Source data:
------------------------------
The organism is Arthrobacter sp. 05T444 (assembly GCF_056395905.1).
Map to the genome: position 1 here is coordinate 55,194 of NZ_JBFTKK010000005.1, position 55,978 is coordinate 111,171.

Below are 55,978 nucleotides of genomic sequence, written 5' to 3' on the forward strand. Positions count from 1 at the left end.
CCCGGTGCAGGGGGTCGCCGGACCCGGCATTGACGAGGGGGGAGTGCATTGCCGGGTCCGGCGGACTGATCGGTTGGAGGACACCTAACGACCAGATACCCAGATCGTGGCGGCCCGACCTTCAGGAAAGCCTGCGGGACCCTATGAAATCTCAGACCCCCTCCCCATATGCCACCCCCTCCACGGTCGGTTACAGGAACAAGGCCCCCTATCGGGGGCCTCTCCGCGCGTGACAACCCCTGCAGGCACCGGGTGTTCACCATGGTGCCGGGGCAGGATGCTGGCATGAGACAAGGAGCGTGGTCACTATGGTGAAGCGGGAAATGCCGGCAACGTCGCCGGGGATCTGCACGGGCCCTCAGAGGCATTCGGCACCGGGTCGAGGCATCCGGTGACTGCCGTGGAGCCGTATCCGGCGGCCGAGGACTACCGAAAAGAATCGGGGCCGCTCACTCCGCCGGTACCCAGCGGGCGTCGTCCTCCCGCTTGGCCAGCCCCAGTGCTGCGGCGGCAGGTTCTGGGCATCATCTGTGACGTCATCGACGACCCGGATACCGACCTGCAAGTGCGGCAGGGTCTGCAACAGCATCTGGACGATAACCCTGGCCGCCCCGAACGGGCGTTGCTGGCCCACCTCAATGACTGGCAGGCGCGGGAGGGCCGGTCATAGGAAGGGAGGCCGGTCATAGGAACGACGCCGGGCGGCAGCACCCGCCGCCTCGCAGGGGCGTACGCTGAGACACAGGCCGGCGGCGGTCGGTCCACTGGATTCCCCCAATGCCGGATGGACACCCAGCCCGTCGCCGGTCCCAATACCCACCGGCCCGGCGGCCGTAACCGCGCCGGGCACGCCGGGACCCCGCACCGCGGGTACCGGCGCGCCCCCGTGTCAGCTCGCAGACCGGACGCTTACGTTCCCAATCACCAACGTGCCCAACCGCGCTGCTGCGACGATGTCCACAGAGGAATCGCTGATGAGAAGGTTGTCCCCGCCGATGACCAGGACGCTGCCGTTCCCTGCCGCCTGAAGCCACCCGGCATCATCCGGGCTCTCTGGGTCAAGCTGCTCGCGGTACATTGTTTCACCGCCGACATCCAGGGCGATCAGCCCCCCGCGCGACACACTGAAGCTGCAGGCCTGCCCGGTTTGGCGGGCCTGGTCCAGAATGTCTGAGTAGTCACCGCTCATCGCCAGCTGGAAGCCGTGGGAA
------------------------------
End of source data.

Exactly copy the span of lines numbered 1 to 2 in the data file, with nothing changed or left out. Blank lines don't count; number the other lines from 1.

The organism is Arthrobacter sp. 05T444 (assembly GCF_056395905.1).
Map to the genome: position 1 here is coordinate 55,194 of NZ_JBFTKK010000005.1, position 55,978 is coordinate 111,171.